Do you know what porn does to you? We all know what it does to our body, but what about our mind? The young and talented writer Aditya Gautam attempted to answer these hard-hitting questions with his pioneering book, Pornistan, which tells us everything we must absolutely know in today's porn-induced sexual culture. Pornistan will entertain you, shock you, inform you and leave you with a deeper understanding of how human sexuality works.    

Eminent gynaecologist and obstetrician, Dr Tripti Sharan traces the arduous yet exciting journey of medical students, as they move on from practising on cadavers to dealing with real people and diseases, from unrealistic pressures and conflicting situations that test their grit to putting aside their own emotions and make tough decisions. House of Doctors took us inside a medical college and told us what goes into making a doctor.

How did Kanha the Gop become Krishna the Lord? We explored this question in Pranab Mullick’s mythological fiction Kanha to Krishna—The Journey to Divinity, a unique retelling of the story of Krishna with an intensely realistic and political narrative. The journey to divinity from Kanha to Krishna is not without its costs. A saga of treachery and betrayals unfolds as Kanha’s personal life is sacrificed at the altar of a predetermined strategy. This is a book I am immensely proud of.

Harhsali Singh came up with The Anatomy of Choice, which is the second book in the Haveli series. Harshali’s narrative style is languid and full of imagery. I was almost sucked into the world she created with her words. As she narrates the tale of Bhavya, the second daughter of Delhi’s Sharma family, she asks a universal question: is choice really a possibility for women?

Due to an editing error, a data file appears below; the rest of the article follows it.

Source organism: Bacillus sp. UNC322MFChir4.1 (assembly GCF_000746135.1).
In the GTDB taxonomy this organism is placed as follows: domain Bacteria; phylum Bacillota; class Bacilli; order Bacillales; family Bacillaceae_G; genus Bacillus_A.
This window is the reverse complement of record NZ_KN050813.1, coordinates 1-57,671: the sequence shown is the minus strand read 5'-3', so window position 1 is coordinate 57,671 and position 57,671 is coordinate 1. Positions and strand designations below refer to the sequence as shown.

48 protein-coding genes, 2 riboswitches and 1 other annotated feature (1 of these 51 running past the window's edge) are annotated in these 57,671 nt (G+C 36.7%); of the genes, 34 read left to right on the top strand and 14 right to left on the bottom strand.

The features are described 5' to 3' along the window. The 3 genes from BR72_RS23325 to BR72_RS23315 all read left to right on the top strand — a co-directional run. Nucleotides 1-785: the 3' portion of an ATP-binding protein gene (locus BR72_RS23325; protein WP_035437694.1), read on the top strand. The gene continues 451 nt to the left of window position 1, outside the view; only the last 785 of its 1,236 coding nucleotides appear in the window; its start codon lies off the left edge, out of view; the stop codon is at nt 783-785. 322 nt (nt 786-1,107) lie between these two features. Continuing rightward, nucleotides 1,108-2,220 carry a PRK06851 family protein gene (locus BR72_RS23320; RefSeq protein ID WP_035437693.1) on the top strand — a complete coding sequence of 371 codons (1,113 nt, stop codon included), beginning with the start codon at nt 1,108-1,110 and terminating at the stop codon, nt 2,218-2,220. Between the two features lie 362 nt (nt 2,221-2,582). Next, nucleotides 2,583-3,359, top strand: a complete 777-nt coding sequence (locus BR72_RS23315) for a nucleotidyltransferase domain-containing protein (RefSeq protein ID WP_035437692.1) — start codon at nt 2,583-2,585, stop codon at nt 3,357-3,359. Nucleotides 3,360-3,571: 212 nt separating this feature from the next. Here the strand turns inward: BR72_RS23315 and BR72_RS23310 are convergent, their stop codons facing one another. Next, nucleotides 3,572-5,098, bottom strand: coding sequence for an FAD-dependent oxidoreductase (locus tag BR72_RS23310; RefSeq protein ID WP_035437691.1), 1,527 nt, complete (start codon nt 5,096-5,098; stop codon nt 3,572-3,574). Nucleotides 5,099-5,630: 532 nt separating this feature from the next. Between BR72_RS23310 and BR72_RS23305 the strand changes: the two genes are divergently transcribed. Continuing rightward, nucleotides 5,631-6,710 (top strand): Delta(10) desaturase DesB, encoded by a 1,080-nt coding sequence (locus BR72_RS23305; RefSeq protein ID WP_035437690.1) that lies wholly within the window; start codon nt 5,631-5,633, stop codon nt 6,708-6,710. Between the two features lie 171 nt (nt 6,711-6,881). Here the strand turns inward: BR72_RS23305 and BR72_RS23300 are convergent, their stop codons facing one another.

Tanushree Ghosh’s From An-Other Land asked a very pertinent question: given the chance, would you be ready to immigrate? She gives a first-hand account of how immigrants are looked at with either contempt or segregation, and rarely compassion, in their motherland and abroad. From An-Other Land is a reality check and an emotional guide for anyone who wants to understand modern-day immigration to USA.

Award-winning teenaged writer Hiya Chowdhury’s Braybucks Goes to Sniffer Academy was the first book under the Readmania Kids category. This book starring a brave Middlepaw dog called Braybucks who gets selected in the Sniffer Academy is a rollercoaster ride and teaches us the value of friendship, loyalty and standing up for what is right.